An early (1978) novel by the Hong Kong novelist Timothy Mo. It does not, as far as I can tell, have anything to do with the fabled "Monkey King" trickster-hero, who appears prominently on the cover, except by stretching it a very great deal: the hero of a novel undergoes adventures and has companions... Even taken allegorically I can't see it.
It's the tale of Wallace Nolasco, a young man from Macau, who contracts a marriage with a minor daughter in the household of the miserly Mr Poon. The novel is described as comic on the back cover, and even Dickensian, and there is indeed something horribly Dickensian in this squabbling, dysfunctional, grasping bunch, but I couldn't call it funny. All through, the point of the novel rather eluded me. It's mildly amusing much of the time.
Mr Poon wants contacts in a government department so gets Wallace a job there, eventually, after letting him hang around deprived of dowry for some time. Here he meets the Major, who later turns out to be a supporter of Red China. The novel is set at the time of the Korean War. He also puts his name to a contract of great advantage to Mr Poon, who then tries to get rid of him on the basis of this incriminating evidence.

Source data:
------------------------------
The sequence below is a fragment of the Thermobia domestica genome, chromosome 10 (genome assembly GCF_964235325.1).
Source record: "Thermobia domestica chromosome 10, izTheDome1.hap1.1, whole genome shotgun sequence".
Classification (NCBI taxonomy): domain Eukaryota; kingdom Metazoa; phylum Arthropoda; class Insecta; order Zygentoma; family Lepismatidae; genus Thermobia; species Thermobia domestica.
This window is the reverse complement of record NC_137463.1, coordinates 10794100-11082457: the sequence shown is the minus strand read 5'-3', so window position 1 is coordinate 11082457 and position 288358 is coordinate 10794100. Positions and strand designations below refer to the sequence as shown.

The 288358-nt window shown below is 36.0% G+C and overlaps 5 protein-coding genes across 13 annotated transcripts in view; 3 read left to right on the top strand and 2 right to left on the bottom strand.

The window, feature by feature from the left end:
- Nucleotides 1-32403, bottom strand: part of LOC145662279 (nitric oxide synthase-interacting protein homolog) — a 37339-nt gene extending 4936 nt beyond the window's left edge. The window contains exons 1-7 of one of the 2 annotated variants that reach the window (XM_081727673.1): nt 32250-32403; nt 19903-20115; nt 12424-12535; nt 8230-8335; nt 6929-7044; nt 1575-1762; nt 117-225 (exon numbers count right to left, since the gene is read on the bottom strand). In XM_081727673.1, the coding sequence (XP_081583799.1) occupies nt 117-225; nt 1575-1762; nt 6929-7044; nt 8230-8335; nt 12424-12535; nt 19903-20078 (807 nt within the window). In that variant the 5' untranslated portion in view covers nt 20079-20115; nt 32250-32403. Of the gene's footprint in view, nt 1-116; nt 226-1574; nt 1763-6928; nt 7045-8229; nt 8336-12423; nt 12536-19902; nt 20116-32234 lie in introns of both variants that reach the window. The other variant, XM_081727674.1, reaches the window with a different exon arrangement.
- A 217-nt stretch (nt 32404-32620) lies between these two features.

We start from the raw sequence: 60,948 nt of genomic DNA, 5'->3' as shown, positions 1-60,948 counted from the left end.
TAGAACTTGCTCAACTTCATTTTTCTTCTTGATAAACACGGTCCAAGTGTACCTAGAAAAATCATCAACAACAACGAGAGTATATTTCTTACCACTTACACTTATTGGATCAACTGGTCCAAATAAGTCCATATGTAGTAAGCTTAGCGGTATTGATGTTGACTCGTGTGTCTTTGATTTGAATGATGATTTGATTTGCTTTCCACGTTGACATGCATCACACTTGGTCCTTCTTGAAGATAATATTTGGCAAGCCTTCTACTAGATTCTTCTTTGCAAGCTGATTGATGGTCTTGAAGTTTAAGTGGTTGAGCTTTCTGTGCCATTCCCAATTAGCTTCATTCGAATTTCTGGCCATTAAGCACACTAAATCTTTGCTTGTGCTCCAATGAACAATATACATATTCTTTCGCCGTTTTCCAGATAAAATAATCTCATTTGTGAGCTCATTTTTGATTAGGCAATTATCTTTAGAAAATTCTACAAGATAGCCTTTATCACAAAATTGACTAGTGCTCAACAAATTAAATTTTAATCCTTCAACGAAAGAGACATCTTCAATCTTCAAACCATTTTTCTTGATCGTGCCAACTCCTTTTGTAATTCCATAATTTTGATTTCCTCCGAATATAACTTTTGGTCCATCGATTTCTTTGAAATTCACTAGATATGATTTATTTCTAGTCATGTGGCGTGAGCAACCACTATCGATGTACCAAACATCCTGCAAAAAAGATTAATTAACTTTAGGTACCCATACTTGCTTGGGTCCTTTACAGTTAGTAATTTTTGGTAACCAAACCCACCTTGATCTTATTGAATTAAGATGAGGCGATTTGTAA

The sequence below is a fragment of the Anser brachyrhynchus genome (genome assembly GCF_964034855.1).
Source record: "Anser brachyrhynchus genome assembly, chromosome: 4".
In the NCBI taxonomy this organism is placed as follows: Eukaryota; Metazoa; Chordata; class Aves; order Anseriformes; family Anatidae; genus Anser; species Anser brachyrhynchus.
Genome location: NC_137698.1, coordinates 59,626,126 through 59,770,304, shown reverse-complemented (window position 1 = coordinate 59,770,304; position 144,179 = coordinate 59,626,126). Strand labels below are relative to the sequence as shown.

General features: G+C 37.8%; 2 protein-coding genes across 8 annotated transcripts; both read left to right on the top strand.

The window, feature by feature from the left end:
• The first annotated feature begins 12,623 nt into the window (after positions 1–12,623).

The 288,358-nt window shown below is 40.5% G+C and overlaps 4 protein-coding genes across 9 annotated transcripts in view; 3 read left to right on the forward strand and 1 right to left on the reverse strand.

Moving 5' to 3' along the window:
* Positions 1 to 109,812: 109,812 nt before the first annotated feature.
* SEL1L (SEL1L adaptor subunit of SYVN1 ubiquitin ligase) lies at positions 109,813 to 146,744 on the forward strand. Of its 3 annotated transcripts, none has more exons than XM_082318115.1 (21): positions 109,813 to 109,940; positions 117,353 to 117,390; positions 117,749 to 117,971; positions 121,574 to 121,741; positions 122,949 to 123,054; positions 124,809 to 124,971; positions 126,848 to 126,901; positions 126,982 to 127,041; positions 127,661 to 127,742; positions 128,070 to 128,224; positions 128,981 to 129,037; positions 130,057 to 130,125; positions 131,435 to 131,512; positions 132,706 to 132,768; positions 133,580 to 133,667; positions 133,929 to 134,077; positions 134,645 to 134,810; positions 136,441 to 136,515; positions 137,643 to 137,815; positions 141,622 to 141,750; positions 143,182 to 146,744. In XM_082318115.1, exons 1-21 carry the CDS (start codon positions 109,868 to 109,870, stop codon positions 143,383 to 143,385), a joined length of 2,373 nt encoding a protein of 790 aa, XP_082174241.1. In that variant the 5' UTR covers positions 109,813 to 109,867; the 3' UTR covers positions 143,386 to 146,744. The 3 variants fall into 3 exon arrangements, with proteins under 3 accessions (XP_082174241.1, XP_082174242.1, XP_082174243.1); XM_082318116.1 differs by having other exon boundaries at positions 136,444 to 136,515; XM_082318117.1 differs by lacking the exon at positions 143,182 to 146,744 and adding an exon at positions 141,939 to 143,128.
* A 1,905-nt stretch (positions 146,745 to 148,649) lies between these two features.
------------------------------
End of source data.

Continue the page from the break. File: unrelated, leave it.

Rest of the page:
Wallace and his wife May Ling go into internal exile in a village in the New Territories, which is still almost medieval in the way it is fortified, and feuds with a neighbouring village of the Hakka people. Wallace, trained as an engineer of sorts, uses gunpowder to break a lake that has formed from flooding and is threatening to ruin their agriculture. He then goes on to turn the remnant of the lake into a commercial venture, with pleasure boats.
In the final part he is recalled to succeed the dying Mr Poon as head of his business empire, and is treated with more respect by the rest of the family. This ending seems too artifical and uninteresting for what has gone before.
Timothy Mo captures the feel of the place and people very well: his observations of the English dialect that the Cantonese people of Hong Kong speak is sustained and feels accurate.